Have you heard about USB-C?

Thursday, May 5th, 2016

Have you heard about the new USB-C connector? Its still fairly new but the hope is that all devices will start adopting this connector to improve the usability of USB products.

Below we have listed 5 things that you might like to know and why that micro-USB connector that was becoming a standard will no longer be used.


1. It’s not a new standard
USB-C is compatible with the latest USB 3.0 and 3.1 specifications. Its just a new connector.

2. It looks different
If you’ve ever hunted for a mini or  micro USB cable so you can plug a camera or a phone into your computer, then USB-C will be a godsend. Unlike the previous Type-A and Type-B connectors (and their mini-USB and micro-USB variants), USB Type-C has a new, small and reversible plug connector, so it doesn’t take up much space and it doesn’t matter which way you plug it in. No more having three attempts to fit the cable into the connector!

3. USB-C can replace HDMI
And not just HDMI. USB-C is envisaged as a do-it-all connection, one that’s ultimately capable of replacing power jacks, HDMI, DisplayPort and VGA ports.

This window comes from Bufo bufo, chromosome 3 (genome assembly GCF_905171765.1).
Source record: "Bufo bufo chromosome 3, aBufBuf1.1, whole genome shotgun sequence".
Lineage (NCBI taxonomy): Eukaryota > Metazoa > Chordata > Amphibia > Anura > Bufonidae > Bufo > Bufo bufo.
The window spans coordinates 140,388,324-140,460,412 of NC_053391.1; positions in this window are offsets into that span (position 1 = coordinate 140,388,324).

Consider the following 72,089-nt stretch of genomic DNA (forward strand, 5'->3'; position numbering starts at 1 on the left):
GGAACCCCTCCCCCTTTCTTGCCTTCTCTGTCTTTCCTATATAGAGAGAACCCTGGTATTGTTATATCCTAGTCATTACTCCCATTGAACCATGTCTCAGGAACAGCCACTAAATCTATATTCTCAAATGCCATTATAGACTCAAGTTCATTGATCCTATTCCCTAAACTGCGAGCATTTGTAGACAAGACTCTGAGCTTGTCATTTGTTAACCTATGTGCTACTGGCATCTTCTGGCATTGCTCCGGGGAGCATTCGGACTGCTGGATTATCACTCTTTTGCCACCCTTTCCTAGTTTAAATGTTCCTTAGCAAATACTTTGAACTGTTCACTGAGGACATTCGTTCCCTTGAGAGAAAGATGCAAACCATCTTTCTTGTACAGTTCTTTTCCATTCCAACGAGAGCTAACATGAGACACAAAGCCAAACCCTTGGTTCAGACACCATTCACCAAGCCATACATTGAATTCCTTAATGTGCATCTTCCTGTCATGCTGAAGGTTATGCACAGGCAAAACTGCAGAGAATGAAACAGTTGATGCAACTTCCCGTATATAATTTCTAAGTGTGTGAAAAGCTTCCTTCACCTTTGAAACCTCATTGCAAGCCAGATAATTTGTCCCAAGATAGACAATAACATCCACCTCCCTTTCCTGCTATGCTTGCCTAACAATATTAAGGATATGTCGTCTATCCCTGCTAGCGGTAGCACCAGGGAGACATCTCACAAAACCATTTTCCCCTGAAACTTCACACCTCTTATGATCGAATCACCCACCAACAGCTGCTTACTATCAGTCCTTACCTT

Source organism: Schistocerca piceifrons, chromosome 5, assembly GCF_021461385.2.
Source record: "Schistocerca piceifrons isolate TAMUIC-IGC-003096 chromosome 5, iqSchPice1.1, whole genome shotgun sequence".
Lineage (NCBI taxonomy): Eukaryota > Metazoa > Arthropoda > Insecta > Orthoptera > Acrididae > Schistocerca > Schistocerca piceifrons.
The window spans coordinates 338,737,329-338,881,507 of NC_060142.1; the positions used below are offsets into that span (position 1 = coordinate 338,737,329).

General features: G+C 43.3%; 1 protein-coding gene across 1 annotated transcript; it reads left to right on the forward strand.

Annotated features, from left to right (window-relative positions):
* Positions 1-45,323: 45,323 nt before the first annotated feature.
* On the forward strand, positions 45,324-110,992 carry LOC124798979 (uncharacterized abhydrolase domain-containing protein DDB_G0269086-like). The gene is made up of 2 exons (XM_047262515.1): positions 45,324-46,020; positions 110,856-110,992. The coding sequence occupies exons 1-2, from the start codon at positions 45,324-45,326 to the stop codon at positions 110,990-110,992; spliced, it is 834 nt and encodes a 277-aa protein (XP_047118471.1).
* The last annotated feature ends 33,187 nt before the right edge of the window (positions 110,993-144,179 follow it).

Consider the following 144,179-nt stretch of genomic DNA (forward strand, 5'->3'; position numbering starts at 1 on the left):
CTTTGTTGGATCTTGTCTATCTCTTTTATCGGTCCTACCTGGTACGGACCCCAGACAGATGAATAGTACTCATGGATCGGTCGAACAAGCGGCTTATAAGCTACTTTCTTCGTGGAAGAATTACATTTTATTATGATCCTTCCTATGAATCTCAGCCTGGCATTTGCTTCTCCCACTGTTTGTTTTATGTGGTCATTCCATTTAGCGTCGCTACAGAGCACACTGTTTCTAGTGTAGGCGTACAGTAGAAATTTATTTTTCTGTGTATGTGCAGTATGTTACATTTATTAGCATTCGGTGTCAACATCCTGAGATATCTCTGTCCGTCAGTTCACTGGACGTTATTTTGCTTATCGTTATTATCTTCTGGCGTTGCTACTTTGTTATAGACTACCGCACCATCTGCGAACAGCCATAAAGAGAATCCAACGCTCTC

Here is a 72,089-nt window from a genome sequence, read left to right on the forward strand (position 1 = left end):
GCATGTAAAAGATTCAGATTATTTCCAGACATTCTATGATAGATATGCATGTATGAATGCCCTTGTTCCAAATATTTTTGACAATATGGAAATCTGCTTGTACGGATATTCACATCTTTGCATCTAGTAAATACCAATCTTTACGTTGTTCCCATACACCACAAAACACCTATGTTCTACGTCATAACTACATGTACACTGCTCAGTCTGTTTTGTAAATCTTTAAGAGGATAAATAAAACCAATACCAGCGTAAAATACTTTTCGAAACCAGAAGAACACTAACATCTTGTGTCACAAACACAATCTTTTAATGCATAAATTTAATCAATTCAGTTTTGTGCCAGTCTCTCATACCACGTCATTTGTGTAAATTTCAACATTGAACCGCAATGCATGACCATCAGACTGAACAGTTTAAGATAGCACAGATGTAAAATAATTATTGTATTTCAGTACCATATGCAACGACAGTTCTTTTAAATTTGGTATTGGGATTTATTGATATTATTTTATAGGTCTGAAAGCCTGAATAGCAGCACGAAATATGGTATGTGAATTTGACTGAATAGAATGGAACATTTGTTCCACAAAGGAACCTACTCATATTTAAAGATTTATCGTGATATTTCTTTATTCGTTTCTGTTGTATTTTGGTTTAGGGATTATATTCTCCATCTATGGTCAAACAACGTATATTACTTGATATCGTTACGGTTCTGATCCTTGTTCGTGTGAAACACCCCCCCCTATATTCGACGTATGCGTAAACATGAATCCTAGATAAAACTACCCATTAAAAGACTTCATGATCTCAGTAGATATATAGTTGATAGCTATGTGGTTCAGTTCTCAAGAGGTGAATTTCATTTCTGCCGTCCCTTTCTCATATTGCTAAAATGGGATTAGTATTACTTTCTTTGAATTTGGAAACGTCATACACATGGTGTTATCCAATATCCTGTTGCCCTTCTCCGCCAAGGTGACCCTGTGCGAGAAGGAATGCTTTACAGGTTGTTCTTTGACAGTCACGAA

4. It can send power both ways
USB 3.1 supports the USB power delivery 2.0 specification. This allows a USB 3.1-specced USB-C to carry up to 100W of power, enabling host devices to power bigger devices, such as external hard disk drives and printers.

Usefully, the power direction is no longer fixed, which allows any device with power to charge/operate a device without power. So a USB-C tablet could power a USB-C laptop, or a USB-C monitor plugged into the mains could charge up a USB-C smartphone.

5. It’s the future of connectivity
When the USB standard was first established back in 1996, it was born out of the desire to make it easier to connect external devices to PCs.

In the pre-USB age, computers had PS/2 jacks for mice and keyboards, 25-pin parallel ports for printers and scanners, plus 9-pin serial interfaces for almost everything else. Where USB 1.1 delivered up to 12Mbps data speeds, the USB 3.1 spec (as used by USB-C) is capable of squirting data at up to 10Gbps. It will soon become standard issue on new gadgets.

Look out for the USB-C connector on any new smartphone, tablet or laptop that you buy in the future. And yes, you’ll need to throw out all those old cables when you upgrade.

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